Over the past few months, cookbook author, model and beloved Instagram personality Chrissy Teigen has been called out numerous times for being the very thing she has always publicly rallied against: an internet troll.
The first accusations came when Courtney Stodden accused Teigen of repeatedly telling them to kill themselves via social media in 2011. Then came further receipts of Teigen’s trolling as it related to Lindsay Lohan and Farrah Abraham, as well as accusations from designer Michael Costello who said Teigen bullied him. (Teigen and her husband John Legend have denied Costello’s claims).
Amid the controversy, Teigen stepped away from her voice-over role in Never Have I Ever (today, it was revealed Gigi Hadid replaced her) and her home cleaning line Safely, which she launched with Kris Jenner earlier this year. Teigen initially penned a public apology to Stodden, saying she’s “mortified and sad at who I used to be,” before later writing a Medium essay that went into more detail about the situation. “There is simply no excuse for my past horrible tweets. My targets didn’t deserve them. No one does,” Teigen wrote in the piece.
Following her apologies, Teigen eventually reverted back to posting her normal content on social media again: videos of her children, holidays with her husband, photos of her designer outfits, and announcements of brand partnerships.
But after the veil was lifted on Teigen’s past, seemingly revealing how carefully curated her internet personality is—a personality designed to seem the exact opposite of carefully curated—Teigen’s candid and unfiltered posts and thoughts just don’t hit in quite the same way.
It appears Teigen’s aware of the disconnect, too. Overnight, the 35-year-old addressed the controversy again in a lengthy post about how it feels to be in the “cancel club” and detailed what the past month has done to her mental health.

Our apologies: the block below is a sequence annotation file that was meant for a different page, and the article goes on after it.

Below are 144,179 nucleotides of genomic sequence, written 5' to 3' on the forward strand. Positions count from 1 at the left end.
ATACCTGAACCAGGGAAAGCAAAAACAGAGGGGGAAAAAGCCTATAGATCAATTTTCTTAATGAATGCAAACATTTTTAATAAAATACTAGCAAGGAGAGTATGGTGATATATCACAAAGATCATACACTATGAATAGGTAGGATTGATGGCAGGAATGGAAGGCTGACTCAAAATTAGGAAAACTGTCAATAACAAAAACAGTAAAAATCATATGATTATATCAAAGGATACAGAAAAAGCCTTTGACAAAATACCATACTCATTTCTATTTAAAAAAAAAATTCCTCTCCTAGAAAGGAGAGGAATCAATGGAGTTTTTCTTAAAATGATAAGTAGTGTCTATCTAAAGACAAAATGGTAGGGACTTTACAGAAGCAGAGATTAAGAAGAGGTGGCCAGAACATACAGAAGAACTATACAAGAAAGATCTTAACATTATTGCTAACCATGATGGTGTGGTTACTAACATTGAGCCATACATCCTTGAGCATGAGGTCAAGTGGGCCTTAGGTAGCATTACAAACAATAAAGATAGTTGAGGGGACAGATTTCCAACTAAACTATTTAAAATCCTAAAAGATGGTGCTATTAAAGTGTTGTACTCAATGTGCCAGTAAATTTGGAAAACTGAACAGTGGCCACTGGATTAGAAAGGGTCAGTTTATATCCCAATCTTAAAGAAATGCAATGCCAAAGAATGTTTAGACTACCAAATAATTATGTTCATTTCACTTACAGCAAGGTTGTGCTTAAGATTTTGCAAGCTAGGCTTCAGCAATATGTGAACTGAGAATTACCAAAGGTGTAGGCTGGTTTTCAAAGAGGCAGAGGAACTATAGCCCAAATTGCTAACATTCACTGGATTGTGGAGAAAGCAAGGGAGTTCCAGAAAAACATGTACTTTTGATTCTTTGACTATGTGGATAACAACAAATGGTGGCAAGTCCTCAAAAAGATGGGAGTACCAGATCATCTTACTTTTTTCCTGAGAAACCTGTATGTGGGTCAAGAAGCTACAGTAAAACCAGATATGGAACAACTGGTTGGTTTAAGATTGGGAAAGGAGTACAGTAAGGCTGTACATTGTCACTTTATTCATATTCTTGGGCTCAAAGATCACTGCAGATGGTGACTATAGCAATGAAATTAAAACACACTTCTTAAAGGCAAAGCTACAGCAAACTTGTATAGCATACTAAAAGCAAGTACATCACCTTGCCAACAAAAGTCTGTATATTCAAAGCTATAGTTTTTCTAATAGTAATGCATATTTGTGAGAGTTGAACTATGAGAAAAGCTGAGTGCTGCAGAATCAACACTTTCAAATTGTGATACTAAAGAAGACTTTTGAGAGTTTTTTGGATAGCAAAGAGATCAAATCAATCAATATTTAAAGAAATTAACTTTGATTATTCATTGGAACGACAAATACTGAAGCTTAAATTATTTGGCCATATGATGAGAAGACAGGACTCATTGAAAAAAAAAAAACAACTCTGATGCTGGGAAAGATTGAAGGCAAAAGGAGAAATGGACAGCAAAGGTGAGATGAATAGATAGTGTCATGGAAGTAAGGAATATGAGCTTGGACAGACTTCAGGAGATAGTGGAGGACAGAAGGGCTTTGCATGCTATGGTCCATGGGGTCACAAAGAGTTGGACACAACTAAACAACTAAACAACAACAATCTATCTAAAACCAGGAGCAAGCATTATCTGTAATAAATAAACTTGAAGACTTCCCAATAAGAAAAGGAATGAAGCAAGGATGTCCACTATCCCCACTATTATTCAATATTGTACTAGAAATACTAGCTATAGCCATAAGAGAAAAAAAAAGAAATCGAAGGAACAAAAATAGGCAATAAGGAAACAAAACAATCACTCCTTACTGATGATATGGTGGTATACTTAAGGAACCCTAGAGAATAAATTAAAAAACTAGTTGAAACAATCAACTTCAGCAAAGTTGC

“Iiiii don’t really know what to say here…just feels so weird to pretend nothing happened in this online world but feel like utter s**t in real life,” Teigen wrote, alongside a photo of her legs on the couch. “Going outside sucks and doesn’t feel right, being at home alone with my mind makes my depressed head race. But I do know that however I’m handling this now isn’t the right answer.” She went on to say she feels “lost” and she wants “to find my place again.”
“I need to snap out of this, I desperately wanna communicate with you guys instead of pretending everything is okay. I’m not used to any other way!!”
She continued, “Cancel club is a fascinating thing and I have learned a whollllle lot. Only a few understand it and it’s impossible to know til you’re in it. And it’s hard to talk about it in that sense because obviously you sound whiney when you’ve clearly done something wrong. It just sucks.”
“There is no winning. But there never is here anyhow,” she added. I just needed an honest moment with you because I’m just…tired of being sick with myself all day.”
“I don’t even know if it’s good to say any of this because it’s gonna get brutally picked apart but I dunno. I can’t do this silent s**t anymore!” she said. “If you or someone you know has also been cancelled please let me know if there is a cancel club reunion because I could use some time off my couch! Thank u and goodbye I love u.”
Anybody who alleges another person in the online community should end their lives needs to be held immediately accountable. But should that someone be “cancelled”? And does a disgusting and ignorant comment made years ago cancel out the positive attributes a (seemingly more woke) person possesses today? There is never any excuse for suggesting someone’s life isn’t worth living anymore. But we need to be careful, because the act of cancelling someone could indeed be as dangerous as the comment they first posted.